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September 13, 2012
What You Need to Know
Thursday, September 13
The Wednesday Takeaway
The favorites—the Braves, Cardinals, Dodgers, and Pirates—all lost on Wednesday, running their respective skids to three, three, three, and six. Meanwhile, the challengers—the Brewers, Phillies, Diamondbacks, and Padres—all won, bringing their respective surges to three, seven, two, and four. Nobody wants to lock up either of the two wild-card spots; there are too many teams pursuing them.
A picture is worth a thousand words, so here’s a look at the mess the aforementioned convergence has wrought:
The Braves, 6 ½ games ahead of the field with a league-low 18 remaining, seem safely penciled into one of the two spots. Stranger things have happened—*cough*, 2011, *cough*—but with Atlanta’s odds higher than 95 percent, let’s give Fredi Gonzalez’s team the benefit of the doubt.
The Padres, 6 ½ games behind the head of the pack with a league-low 18 to go, are unlikely to march past six of the seven teams in their way. Bud Black’s squad just swept the Cardinals and has bested all of its rivals with a 35-22 ledger since the All-Star break, but with its odds still around zero percent, it’s probably safe to assume that second-half run will be too little, too late.
The three divisional races are virtually sealed up, with the Giants seven games ahead of the Dodgers, the Nationals 8 ½ up on the Braves, and the Reds 11 ½ away from the Cardinals. Hence, the wild-card hopefuls do not have an alternative route to the postseason.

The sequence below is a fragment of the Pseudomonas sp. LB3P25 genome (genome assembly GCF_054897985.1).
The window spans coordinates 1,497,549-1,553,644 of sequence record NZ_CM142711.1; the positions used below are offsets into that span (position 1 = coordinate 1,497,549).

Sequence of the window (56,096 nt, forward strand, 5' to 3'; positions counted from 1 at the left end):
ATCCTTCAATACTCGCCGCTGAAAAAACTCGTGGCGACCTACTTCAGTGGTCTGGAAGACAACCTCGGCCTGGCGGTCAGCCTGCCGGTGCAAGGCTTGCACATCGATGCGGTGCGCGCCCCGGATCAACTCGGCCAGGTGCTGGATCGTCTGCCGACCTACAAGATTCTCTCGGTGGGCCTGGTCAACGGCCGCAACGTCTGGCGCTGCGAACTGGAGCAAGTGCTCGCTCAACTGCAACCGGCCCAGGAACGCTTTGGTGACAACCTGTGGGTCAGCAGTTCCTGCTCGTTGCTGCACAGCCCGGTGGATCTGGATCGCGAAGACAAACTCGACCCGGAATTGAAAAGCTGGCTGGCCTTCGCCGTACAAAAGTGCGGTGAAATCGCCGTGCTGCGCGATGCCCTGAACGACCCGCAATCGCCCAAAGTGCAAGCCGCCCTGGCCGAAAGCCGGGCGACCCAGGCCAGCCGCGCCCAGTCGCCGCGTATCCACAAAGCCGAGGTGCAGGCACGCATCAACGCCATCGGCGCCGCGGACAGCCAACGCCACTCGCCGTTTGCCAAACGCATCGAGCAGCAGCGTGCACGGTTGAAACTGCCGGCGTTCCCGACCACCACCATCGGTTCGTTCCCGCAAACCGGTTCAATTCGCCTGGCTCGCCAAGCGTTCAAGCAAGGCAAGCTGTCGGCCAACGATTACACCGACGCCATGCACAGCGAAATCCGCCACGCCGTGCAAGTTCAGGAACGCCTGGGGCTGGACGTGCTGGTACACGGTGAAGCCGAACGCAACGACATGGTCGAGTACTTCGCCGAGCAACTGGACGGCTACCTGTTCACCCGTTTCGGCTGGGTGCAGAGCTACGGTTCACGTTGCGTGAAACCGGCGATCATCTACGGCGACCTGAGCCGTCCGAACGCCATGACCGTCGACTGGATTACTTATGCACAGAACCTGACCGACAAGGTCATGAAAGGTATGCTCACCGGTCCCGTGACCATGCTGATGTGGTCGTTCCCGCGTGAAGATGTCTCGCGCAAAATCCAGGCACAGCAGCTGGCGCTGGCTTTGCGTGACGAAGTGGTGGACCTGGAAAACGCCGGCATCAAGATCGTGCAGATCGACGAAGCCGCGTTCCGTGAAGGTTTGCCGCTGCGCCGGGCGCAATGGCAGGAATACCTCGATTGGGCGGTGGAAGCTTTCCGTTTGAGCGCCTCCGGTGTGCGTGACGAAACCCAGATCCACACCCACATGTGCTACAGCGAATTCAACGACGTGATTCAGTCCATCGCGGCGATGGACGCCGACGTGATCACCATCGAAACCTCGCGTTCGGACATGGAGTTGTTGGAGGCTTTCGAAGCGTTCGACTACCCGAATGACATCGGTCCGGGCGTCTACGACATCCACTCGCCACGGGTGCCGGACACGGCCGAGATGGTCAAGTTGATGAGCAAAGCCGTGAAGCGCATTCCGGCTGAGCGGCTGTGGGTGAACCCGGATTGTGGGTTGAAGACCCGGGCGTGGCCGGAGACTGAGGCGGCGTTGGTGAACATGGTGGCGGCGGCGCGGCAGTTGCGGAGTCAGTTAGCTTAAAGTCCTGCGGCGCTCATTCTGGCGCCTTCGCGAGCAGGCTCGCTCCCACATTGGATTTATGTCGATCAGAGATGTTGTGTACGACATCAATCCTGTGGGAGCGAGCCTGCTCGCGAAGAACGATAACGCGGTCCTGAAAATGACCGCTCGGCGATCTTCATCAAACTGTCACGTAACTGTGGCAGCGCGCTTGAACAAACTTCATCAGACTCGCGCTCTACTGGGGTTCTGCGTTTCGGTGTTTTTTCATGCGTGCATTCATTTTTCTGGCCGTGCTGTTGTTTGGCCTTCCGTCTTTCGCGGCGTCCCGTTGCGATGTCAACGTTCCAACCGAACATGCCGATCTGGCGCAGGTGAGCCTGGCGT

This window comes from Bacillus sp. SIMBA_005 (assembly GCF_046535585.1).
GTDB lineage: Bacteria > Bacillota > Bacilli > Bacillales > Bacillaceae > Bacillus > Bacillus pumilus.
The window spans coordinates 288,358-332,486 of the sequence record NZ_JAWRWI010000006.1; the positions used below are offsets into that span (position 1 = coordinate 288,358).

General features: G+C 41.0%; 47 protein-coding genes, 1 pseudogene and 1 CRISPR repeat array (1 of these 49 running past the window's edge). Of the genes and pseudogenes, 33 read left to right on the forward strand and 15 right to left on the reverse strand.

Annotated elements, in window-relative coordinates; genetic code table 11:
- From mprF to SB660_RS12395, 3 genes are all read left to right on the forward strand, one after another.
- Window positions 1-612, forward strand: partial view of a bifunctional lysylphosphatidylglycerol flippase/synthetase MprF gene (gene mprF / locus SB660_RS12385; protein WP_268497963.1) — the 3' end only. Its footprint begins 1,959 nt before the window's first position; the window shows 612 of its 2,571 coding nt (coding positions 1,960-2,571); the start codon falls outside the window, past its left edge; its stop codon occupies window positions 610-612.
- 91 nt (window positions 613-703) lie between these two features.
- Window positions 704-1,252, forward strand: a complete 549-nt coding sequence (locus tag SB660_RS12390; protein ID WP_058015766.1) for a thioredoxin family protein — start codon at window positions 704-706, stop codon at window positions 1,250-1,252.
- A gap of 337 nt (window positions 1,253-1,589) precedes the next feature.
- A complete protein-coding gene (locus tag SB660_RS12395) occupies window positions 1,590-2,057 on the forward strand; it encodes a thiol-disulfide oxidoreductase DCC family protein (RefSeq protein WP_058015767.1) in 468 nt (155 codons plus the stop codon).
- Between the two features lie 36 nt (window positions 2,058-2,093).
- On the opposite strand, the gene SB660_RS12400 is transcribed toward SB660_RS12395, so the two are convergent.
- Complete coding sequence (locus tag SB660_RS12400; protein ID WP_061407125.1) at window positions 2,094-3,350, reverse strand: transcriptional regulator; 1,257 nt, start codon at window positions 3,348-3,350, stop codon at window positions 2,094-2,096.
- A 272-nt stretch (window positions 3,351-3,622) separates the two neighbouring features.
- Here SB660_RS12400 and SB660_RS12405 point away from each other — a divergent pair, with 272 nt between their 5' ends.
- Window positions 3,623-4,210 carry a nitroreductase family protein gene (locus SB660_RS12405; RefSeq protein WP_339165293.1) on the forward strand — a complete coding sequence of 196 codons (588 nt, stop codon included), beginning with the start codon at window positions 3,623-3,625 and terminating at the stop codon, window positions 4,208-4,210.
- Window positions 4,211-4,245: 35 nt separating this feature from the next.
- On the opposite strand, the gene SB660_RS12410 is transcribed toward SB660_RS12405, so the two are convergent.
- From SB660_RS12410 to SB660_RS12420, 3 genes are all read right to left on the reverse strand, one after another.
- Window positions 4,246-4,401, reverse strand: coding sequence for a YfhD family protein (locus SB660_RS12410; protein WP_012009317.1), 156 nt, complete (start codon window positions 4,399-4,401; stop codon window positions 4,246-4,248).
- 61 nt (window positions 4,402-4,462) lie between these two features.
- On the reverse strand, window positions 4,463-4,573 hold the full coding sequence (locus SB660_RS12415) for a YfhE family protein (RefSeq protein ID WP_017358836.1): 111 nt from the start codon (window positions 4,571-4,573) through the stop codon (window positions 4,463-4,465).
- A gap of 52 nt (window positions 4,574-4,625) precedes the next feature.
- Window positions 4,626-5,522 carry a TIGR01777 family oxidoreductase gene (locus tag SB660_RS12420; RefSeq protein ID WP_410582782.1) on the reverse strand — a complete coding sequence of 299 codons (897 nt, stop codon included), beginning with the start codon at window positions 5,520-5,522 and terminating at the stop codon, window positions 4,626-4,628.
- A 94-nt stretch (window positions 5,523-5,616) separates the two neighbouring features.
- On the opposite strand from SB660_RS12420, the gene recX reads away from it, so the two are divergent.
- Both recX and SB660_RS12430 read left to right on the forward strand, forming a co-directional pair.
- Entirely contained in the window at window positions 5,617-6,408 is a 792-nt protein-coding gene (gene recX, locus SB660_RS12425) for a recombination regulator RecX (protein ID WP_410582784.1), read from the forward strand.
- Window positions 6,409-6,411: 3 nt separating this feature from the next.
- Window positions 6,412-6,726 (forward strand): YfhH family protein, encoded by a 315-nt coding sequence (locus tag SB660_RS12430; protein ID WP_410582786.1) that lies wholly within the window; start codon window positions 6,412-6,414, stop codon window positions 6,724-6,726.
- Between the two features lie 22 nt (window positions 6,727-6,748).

That means we have six teams fighting for one berth, most likely a chance to visit the Braves in a one-game playoff at Turner Field. And, in part because of Major League Baseball’s emphasis on loading the September schedule with divisional matchups, those six teams won’t see much of each other the rest of the way. Here’s a quick rundown of their remaining dockets:
As shown in the table above, only a pair of series will pit two of those six teams against each other between now and Oct. 3. One of them begins tonight, when the Cardinals and Dodgers kick off a four-game set at Chavez Ravine. The other takes place during the middle of next week, when the Brewers and Pirates will duke it out for three games at PNC Park. Those teams have some control over their destinies; the others are completely on their own. If either St. Louis or Los Angeles earns a sweep this weekend, the other five contenders’ hopes may quickly be dashed. A split, on the other hand, could breed all manner of chaos.
The top three teams in that table are the coldest; the bottom three are the hottest. The Dodgers, arguably the most talented team in the mix, face the toughest road ahead; the Diamondbacks, the only team of the six that is still below .500, have the easiest, both in terms of opponents and home cooking. Then again, Kirk Gibson’s team is only 35-34 in the desert this season, and the Phillies, who will do the most traveling, have posted that exact same record on the road.
Two months ago, commenting on the effects of the new, two-wild-card format during an All-Star break interview, Bud Selig said, “I was going through all the division races and Wild Card races today and the numbers are staggering. We’re going to have a great last three months of the season.”
Three months? Try three weeks. Or, if the dearth of head-to-head showdowns enables that wild-card table to remain as crowded as it is today, it may all come down to three days at the beginning of October.
What to Watch for on Thursday